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Nurs Res. 2015 Nov-Dec;64(6):422-33. doi: 10.1097/NNR.0000000000000127.

Future Expectations, Attitude Toward Violence, and Bullying Perpetration During Early Adolescence: A Mediation Evaluation.

Author information

1
Sarah A. Stoddard, PhD, RN, CNP, is Assistant Professor, School of Nursing, University of Michigan, Ann Arbor. Jorge J. Varela, MS, is Doctoral Student, Department of Psychology, University of Michigan, Ann Arbor. Marc A. Zimmerman, PhD, is Professor, Department of Health Behavior and Health Education, School of Public Health, University of Michigan, Ann Arbor.

Abstract

BACKGROUND:

Hopeful future expectations have been linked to positive developmental outcomes in adolescence; however, the association between future expectations and bullying perpetration has received less attention.

OBJECTIVES:

We examined the relationship between future expectations and physical and relational bullying perpetration and tested a mediation model that linked future expectations with bullying through attitude toward violence.

METHODS:

Structural equation modeling was used to examine the relationship between future expectations and bullying perpetration (relational and physical) and to test whether these relationships were mediated by attitude toward violence in a sample of U.S. seventh-grade students (Mage = 12.86 years, N = 196, 60% female, 46% African American).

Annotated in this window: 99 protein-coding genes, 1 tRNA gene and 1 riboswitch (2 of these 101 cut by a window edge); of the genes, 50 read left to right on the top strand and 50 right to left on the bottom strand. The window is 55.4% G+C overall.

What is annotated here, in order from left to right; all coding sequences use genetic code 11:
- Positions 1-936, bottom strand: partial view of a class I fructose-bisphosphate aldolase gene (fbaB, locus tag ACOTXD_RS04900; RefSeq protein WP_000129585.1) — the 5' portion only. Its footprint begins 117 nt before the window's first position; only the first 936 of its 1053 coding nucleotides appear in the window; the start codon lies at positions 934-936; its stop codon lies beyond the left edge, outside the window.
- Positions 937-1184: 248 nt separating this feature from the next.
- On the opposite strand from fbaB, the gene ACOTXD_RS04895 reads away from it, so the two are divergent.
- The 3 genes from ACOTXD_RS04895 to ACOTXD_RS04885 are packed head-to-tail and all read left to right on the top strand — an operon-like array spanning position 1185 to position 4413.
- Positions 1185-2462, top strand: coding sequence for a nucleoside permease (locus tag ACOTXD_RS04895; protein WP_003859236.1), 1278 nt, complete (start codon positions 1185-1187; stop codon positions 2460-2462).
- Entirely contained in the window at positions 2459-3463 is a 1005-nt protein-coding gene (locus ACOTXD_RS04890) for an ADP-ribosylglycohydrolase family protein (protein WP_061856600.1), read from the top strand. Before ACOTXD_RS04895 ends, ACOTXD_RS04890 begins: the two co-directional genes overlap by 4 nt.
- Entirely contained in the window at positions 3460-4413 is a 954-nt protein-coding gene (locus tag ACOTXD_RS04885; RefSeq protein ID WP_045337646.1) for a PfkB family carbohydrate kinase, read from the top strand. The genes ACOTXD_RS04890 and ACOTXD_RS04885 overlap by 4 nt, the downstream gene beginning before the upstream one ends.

RESULTS:

Attitude toward violence fully mediated the relationship between future expectations and physical bullying (indirect effects = -0.08, 95% CI [-0.15, -0.01], R = .17). The relationship between future expectations and relational bullying was partially mediated by attitudes toward violence (indirect effects = -0.07, 95% CI [-0.14, -0.002], R = .20).

DISCUSSION:

Our findings suggest that future expectations can play a role in reducing attitude toward violence and physical and relational bullying perpetration among youth. Interventions that help support the development of future goals and aspirations could play a vital role in bullying prevention efforts.

PMID:
26505155
PMCID:
PMC4672368
DOI:
10.1097/NNR.0000000000000127
[Indexed for MEDLINE]
Free PMC Article

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